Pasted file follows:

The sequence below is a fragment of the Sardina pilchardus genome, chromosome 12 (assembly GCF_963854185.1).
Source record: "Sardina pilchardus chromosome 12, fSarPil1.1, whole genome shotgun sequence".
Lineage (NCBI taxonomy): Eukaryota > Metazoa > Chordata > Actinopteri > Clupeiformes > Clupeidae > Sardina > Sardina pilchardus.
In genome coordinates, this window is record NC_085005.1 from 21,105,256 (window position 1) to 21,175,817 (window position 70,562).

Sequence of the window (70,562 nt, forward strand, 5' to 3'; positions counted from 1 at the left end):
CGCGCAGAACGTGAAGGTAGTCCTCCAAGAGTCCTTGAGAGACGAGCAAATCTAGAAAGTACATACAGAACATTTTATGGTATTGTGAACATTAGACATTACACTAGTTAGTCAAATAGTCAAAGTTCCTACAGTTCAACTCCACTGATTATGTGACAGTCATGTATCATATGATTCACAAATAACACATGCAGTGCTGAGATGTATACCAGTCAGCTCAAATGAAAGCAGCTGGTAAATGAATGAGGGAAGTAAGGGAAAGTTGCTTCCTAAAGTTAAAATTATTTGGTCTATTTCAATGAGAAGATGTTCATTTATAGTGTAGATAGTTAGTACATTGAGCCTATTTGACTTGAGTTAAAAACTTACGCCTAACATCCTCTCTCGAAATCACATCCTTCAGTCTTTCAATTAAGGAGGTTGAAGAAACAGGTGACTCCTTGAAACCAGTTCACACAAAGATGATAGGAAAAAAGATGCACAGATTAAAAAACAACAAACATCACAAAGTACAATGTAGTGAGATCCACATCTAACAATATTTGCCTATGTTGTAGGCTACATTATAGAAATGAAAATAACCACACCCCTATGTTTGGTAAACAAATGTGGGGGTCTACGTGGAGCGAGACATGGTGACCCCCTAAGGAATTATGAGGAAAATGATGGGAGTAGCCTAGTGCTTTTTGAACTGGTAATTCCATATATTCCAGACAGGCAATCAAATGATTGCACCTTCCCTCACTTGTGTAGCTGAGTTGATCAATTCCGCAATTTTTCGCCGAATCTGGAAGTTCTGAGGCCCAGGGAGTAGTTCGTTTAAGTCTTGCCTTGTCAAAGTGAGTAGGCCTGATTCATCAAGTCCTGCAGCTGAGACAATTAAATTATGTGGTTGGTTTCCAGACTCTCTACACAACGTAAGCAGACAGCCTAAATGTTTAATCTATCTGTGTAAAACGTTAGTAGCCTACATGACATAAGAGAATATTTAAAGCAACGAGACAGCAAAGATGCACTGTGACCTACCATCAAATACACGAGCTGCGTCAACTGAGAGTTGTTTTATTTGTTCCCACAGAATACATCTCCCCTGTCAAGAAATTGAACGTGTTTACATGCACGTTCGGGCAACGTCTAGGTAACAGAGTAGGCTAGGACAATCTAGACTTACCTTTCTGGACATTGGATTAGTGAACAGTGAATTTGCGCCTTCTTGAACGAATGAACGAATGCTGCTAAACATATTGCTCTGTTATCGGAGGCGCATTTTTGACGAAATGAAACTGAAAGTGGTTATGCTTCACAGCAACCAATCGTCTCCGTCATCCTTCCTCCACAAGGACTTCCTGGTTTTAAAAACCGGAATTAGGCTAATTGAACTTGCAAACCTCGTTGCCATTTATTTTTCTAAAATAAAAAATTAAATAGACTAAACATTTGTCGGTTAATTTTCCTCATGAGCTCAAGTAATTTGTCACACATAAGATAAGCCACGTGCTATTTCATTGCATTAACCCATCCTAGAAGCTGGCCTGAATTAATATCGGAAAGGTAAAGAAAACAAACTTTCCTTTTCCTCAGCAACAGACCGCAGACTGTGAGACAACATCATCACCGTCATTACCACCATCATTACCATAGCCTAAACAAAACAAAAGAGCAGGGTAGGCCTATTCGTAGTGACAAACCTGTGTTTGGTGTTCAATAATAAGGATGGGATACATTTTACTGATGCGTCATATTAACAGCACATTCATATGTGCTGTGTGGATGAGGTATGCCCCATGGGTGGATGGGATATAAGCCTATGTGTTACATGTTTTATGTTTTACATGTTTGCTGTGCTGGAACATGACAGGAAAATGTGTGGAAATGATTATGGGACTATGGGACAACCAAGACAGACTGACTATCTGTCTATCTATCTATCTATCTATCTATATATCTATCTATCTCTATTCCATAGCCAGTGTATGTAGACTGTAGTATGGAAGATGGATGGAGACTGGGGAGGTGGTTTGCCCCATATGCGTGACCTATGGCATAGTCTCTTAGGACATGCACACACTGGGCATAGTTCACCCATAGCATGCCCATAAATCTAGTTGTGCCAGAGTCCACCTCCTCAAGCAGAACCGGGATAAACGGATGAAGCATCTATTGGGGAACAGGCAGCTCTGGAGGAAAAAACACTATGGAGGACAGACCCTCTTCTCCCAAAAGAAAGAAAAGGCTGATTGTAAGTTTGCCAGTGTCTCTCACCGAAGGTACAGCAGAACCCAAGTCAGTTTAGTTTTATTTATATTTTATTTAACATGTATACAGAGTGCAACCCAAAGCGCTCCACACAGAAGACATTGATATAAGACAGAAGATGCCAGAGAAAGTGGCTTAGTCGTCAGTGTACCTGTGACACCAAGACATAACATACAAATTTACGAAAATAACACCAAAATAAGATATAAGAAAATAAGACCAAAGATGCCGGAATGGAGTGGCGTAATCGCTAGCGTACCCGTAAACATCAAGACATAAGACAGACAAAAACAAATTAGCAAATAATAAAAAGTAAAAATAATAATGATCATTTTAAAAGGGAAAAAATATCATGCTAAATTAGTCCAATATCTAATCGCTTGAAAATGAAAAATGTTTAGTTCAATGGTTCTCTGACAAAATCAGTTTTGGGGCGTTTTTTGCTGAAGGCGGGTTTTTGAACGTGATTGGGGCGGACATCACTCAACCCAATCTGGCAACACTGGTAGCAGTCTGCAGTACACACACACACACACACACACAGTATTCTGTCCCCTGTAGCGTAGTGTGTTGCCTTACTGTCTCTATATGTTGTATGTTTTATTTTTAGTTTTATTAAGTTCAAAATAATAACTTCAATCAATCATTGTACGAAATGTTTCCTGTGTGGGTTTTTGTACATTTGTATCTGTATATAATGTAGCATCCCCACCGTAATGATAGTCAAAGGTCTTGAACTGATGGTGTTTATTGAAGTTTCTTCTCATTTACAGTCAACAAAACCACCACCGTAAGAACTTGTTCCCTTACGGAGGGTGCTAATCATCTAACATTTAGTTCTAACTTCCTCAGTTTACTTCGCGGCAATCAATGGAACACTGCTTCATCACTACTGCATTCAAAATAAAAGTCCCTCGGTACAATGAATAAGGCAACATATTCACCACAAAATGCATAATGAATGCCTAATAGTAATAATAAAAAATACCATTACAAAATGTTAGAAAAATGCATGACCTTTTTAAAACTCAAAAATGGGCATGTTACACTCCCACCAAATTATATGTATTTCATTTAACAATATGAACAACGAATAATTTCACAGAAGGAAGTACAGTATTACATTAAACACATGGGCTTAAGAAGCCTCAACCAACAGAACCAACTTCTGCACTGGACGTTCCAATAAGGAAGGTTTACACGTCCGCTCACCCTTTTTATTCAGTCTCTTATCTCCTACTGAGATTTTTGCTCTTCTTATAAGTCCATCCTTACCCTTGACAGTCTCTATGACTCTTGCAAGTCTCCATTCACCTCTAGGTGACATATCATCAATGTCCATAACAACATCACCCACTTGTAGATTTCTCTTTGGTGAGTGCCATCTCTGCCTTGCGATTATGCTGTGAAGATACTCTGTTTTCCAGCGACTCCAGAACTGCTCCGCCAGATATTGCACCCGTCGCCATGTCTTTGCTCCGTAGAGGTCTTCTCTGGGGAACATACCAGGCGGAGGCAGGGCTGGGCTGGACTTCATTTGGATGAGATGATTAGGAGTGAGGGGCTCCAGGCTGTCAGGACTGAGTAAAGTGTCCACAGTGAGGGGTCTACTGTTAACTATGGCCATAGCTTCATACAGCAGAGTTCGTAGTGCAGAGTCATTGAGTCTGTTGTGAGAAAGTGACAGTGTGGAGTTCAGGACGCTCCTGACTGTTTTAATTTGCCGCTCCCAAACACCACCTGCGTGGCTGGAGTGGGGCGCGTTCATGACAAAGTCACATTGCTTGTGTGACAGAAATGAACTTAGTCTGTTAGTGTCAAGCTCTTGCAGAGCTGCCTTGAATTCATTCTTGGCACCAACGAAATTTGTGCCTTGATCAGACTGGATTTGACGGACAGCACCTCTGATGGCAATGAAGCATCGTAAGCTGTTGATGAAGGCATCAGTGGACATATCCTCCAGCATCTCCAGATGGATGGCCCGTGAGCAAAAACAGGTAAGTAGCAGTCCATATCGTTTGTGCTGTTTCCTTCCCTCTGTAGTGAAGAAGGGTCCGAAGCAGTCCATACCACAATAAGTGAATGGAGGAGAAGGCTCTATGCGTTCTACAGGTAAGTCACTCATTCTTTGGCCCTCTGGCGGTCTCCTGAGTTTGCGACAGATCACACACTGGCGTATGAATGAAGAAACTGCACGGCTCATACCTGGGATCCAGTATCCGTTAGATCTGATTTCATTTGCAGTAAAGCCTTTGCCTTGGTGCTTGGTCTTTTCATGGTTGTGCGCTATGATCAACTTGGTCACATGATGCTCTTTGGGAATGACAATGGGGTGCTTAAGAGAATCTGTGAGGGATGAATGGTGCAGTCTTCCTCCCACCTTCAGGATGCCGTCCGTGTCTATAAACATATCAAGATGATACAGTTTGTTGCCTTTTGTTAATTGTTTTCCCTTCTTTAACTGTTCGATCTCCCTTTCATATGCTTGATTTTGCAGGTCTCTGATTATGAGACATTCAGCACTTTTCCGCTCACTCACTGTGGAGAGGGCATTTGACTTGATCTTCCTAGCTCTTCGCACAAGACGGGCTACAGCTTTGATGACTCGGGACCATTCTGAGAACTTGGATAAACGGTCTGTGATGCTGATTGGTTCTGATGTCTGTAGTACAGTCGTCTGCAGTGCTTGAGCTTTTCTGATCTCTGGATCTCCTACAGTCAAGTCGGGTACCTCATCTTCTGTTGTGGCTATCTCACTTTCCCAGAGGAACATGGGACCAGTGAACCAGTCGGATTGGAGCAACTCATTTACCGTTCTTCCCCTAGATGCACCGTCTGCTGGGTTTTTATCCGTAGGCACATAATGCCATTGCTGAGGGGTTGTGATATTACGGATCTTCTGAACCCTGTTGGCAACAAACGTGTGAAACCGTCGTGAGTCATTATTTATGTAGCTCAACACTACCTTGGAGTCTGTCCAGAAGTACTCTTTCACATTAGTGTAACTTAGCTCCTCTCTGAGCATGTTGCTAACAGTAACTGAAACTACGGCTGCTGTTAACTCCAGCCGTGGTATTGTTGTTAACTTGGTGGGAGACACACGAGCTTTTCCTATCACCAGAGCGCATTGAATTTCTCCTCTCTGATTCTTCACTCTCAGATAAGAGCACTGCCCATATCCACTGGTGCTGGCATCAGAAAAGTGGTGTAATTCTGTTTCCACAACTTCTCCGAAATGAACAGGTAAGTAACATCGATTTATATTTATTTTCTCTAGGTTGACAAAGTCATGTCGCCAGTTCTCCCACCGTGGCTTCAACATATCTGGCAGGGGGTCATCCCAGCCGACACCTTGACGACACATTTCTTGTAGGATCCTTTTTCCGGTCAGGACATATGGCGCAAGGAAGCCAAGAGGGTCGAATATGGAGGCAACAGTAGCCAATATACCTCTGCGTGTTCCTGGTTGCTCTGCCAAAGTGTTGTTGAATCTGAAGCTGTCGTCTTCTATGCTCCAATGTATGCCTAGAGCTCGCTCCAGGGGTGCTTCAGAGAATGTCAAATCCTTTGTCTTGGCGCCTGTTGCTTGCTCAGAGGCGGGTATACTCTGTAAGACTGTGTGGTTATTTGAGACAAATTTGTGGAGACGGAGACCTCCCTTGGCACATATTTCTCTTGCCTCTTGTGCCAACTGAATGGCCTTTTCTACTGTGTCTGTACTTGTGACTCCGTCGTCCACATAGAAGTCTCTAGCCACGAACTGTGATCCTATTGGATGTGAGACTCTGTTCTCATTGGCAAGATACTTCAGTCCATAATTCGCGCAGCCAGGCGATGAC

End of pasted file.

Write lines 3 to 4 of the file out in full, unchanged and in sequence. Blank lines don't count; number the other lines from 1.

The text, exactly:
Lineage (NCBI taxonomy): Eukaryota > Metazoa > Chordata > Actinopteri > Clupeiformes > Clupeidae > Sardina > Sardina pilchardus.
In genome coordinates, this window is record NC_085005.1 from 21,105,256 (window position 1) to 21,175,817 (window position 70,562).